According to a research study sponsored by Massachusetts Mutual Life Insurance Company, more than 60 percent of business owners have no plan in place to protect their companies in the event of a divorce. Harris Interactive recently published the results from more than 500 business owners in FamilyPreneurship: What Every Entrepreneur Should Know Before Starting a Business with a Family Member.
The report is timely considering the recent recession. Historically, bad economies have been bad for marriages. With divorce rates hovering around 50 percent, it is logical that more divorce attorneys are seeing family and small businesses as assets to be divided in the marital pot. Despite the divorce statistics, few business owners have considered the impact a divorce could have on their bottom line and even fewer have made preparations to protect their interests.
Businesses that are co-owned by divorcing couples face serious risks. Divorce can paralyze the business and cause employees to “choose sides.” Owners may be forced to sell a business with the proceeds divided by the parties depending upon a state’s statutes on property division or a party’s contribution to the business. Even if a business isn’t co-owned by a spouse, a divorce could still lead to division of the business as a marital asset, affecting decision-making and employee productivity. Owners also have to consider the potential threat the distraction of a divorce can have on the profitability of a business. Divorces, especially messy ones, are stressful, emotional and time-consuming. The attention normally paid to management responsibilities may be misdirected. This sobering information was supported by the study which indicated nearly half of the owners who divorced admitted it negatively impacted their businesses.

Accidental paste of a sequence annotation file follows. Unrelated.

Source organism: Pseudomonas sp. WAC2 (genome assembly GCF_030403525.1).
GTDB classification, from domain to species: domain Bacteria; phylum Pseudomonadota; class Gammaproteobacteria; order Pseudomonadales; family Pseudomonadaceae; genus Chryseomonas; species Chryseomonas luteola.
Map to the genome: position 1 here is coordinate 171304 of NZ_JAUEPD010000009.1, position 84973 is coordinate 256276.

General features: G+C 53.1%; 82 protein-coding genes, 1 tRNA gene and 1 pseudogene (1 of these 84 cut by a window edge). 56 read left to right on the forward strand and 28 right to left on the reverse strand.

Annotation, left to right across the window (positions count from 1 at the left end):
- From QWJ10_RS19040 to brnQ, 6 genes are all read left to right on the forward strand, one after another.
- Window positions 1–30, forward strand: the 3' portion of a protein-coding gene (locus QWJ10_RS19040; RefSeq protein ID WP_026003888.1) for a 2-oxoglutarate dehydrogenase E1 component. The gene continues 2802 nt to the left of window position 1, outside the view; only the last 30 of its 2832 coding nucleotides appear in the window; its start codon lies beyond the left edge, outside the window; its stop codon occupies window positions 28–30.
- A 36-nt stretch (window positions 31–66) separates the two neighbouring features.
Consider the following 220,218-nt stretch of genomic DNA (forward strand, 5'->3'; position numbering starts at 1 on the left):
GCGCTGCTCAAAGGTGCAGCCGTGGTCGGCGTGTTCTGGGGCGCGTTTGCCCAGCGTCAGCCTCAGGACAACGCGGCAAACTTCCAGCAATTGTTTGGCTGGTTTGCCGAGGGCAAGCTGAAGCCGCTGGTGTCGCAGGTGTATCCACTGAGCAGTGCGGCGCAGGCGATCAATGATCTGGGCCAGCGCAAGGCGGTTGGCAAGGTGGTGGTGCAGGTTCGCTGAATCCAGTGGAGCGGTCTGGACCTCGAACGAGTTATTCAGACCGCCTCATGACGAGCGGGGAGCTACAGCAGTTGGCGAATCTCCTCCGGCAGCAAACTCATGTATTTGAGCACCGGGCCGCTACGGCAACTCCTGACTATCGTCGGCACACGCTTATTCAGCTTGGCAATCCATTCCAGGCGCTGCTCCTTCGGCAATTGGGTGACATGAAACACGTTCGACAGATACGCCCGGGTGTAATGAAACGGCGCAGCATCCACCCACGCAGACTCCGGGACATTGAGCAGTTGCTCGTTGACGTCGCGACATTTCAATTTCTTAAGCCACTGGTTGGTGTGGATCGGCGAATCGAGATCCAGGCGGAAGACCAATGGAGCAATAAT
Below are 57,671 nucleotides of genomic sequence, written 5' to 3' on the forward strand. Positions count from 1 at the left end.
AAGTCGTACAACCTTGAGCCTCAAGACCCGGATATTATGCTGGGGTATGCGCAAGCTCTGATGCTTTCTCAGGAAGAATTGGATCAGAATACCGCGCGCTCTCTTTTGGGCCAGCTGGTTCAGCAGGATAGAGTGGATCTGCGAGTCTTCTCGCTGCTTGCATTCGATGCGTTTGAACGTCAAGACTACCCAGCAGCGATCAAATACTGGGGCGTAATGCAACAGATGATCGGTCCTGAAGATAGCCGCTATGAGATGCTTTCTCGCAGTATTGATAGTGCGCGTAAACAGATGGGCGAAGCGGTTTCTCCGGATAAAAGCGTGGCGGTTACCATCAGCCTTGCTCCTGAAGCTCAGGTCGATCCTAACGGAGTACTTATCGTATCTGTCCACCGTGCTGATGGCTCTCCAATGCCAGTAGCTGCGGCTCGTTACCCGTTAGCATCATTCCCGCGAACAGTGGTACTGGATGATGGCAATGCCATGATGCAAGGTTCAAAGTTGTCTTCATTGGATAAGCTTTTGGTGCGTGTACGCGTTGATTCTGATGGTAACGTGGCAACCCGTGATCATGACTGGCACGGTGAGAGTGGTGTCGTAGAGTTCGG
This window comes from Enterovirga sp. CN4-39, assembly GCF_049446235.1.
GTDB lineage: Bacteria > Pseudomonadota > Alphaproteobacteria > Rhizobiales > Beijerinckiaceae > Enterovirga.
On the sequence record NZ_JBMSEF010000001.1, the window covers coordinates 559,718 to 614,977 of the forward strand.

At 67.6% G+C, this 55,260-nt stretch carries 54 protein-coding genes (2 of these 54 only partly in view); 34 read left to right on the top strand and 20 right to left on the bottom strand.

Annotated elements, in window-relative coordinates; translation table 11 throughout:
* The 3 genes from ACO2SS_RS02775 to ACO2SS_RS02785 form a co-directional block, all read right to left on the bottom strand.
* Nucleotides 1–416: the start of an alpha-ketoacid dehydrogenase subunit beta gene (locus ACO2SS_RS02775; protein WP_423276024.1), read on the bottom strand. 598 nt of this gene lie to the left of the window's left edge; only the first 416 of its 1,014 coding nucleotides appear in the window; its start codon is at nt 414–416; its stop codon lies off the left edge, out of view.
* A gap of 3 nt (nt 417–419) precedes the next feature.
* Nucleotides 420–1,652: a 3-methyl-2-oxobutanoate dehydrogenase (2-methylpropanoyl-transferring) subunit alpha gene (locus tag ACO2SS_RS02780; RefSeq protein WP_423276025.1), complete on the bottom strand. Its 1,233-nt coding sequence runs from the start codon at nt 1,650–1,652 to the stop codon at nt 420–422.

With those risks in mind, there are some strategies owners may want to consider with the most obvious being to execute a prenuptial agreement before marrying. For others who build a business after marriage, they may want to consider a buy-sell agreement (which can be triggered by certain events including divorce), postnuptial agreements or trusts. In order to ascertain the appropriate option, an owner should consults with a financial professional experienced in risk-management and wealth-preservation as well as an attorney experienced in family law and/or business break-ups, often referred to as “business divorces.”
The month of January is notorious among family law attorneys as “divorce month” representing the largest volume of new divorce cases each year. As everyone’s thoughts turn to tax season, business owners need to also consider options to “divorce-proof” their companies.
The above is for informational purposes only should not be considered legal advice. Each case is unique and you should consult an attorney for advice regarding your particular situation. Attorney Jill Dimick Chairs the Business Litigation Practice Group of Jocham Harden Dimick Jackson in Carmel, Indiana. She has twenty years’ experience representing parties in business breakups.